16 Sep Optimizing Your Imagery for Conversions
This post was authored and contributed by Ian Bower, owner of Yardline partner, Graphic Rhythm.
Every component of your Amazon presence has a role to play in driving increased sales. As a seller, you probably already know that your title, bullets and description drive traffic through keyword optimization.
PPC advertising drives paid traffic, and Amazon posts drive organic traffic.
Traffic is nice, but if you don’t convert that traffic then you are potentially wasting your time and money and worse – you risk your listing being ranked lower in search results because Amazon perceives it as irrelevant.
In order to make your blood sweat and tears pay off, you need to convert. In fact, unlike other (off Amazon) channels, it’s recommended that you improve your conversions before you increase your traffic precisely because Amazon will punish you if you have high traffic but low conversions.
So how do you do it?
Conversions are primarily the domain of imagery, and in this post I’ll teach you the key things I’ve learned about optimizing your images based on the 3000+ images and 400+ listings that my design agency, Graphic Rhythm, has optimized.
Aligning Your Message
First, if you don’t already think of your Amazon imagery as a set of advertisements, then you need to adjust your perspective.
At minimum, Amazon gives you 8 or so image slots (we will refer to these as “Gallery Images”). Commonly we see clients put good photography in these slots and call it a day.
Not only are they the perfect place to communicate features and benefits, but they are a key location for overcoming objections, answering questions and closing the sale.
Like any advertisement, if you are putting the wrong messaging in your gallery images (or any other image location on Amazon) then you’re going to have a decreased conversion rate.
To maximize the impact of your messaging, you’ll need to make sure that you align your messaging with the buyer’s stage of awareness based on the image location.
Here is a quick chart to help you understand what message to put in which location:Consider the case of a lumbar support product. If an Amazon shopper is on your listing and looking at a lumbar support pillow, it’s a waste of your time (and theirs) to try to teach them about lumbar pain and why they need to solve the problem. They know all about it; that’s why they are on your listing!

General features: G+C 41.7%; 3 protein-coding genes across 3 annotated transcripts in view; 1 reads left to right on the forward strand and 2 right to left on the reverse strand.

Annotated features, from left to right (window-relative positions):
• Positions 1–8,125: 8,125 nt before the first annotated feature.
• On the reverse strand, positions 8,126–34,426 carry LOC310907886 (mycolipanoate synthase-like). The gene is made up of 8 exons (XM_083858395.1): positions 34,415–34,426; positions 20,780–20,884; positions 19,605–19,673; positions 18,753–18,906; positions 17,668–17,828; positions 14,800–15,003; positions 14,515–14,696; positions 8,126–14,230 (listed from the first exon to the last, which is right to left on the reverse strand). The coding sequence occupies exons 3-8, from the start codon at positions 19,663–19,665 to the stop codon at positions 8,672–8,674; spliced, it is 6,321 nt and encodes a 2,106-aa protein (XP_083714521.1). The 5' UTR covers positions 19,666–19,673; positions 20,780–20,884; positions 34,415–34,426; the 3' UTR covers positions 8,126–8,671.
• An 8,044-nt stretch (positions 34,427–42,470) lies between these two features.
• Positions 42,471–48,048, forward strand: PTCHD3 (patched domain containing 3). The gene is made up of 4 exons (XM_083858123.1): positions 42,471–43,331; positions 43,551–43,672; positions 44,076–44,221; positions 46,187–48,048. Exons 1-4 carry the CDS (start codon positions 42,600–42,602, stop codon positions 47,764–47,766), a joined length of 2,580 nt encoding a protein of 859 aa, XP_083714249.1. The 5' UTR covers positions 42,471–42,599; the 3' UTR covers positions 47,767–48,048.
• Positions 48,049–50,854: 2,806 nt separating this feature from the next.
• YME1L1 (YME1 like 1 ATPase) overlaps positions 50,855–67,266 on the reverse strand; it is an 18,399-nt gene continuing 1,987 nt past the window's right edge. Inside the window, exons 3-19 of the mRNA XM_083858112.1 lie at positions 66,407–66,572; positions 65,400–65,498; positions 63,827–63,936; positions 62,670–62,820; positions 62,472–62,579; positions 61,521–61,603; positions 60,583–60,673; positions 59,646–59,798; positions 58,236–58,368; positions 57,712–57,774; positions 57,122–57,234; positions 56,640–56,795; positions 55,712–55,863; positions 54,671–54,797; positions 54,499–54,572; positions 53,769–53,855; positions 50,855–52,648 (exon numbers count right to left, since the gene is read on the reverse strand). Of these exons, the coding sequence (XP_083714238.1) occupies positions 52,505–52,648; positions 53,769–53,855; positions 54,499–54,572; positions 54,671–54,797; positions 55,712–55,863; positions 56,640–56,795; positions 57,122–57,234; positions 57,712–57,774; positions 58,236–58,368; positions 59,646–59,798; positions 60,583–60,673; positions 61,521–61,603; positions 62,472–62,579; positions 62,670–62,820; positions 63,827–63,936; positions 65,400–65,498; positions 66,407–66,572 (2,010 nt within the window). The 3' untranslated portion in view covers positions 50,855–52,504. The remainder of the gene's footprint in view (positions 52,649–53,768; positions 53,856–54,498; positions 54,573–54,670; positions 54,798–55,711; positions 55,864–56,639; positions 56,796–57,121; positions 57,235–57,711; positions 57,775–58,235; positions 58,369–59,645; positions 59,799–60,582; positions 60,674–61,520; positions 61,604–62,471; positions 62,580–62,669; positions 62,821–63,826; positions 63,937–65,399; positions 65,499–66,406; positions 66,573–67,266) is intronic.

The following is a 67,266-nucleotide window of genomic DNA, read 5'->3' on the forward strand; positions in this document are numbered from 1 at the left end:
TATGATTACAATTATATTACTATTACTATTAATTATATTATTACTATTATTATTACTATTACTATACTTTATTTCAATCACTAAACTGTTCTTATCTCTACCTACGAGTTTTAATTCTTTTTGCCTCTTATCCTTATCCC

If you would like to learn more about message matching, you can download Graphic Rhythm’s entire 22 page guide on listing optimization for free by going here.
The Graphic Rhythm MarketSync process is our secret sauce for crafting high conversion imagery.
In short, you want to do deep market research to understand what the pains of your target market are, how your competitors are addressing those pains (or not), and then marry this information with the features and benefits of the product you are optimizing.
Let’s check out the steps we use to pull this off.
What Do People Love?
For each of these steps you will plumb the depths of Amazon reviews and off-Amazon reviews. You should look at the reviews of the product you are working on as well as their competitors.
To figure out what people love, search for four and five star reviews. You can gloss over the generic stuff like “It was great!” because we aren’t validating that people love it, we are trying to identify their favorite features
For this step and the next two which rely on voice of consumer (VOC) data, you should make note of the juiciest comments. Copy them verbatim so that you can use them in your copywriting later.
What Do People Hate?
Primarily, your focus should be on your competitors for this category. In particular look at the three star reviews. Three star reviews are extremely valuable because they were almost a positive review except for just one thing. What was the one thing?
The “one” thing is important, especially if the product you are working on has solved for that deficiency in the competitors’ product.
As before, copy down the juiciest feedback so that you can use it later when you are writing the headlines for the imagery.
What Are People Confused About?
This single metric is responsible for a ton of missed conversions. If there are features of your product which are not obvious, it can create confusion for your potential buyer, causing them to skip your product and buy a competing product which does a better job of communicating.
So how do you determine what your prospect is confused about? Well, you can check the reviews (you should) as we have done with the previous two categories. But the real golden goose here is in the Q&A section.Consider that customers who stopped to ask a question here would have otherwise bought the product if their question was already answered!
Carefully check this section for both your product and your competitors. Check for recurring themes and make note of them for later when you are planning your imagery.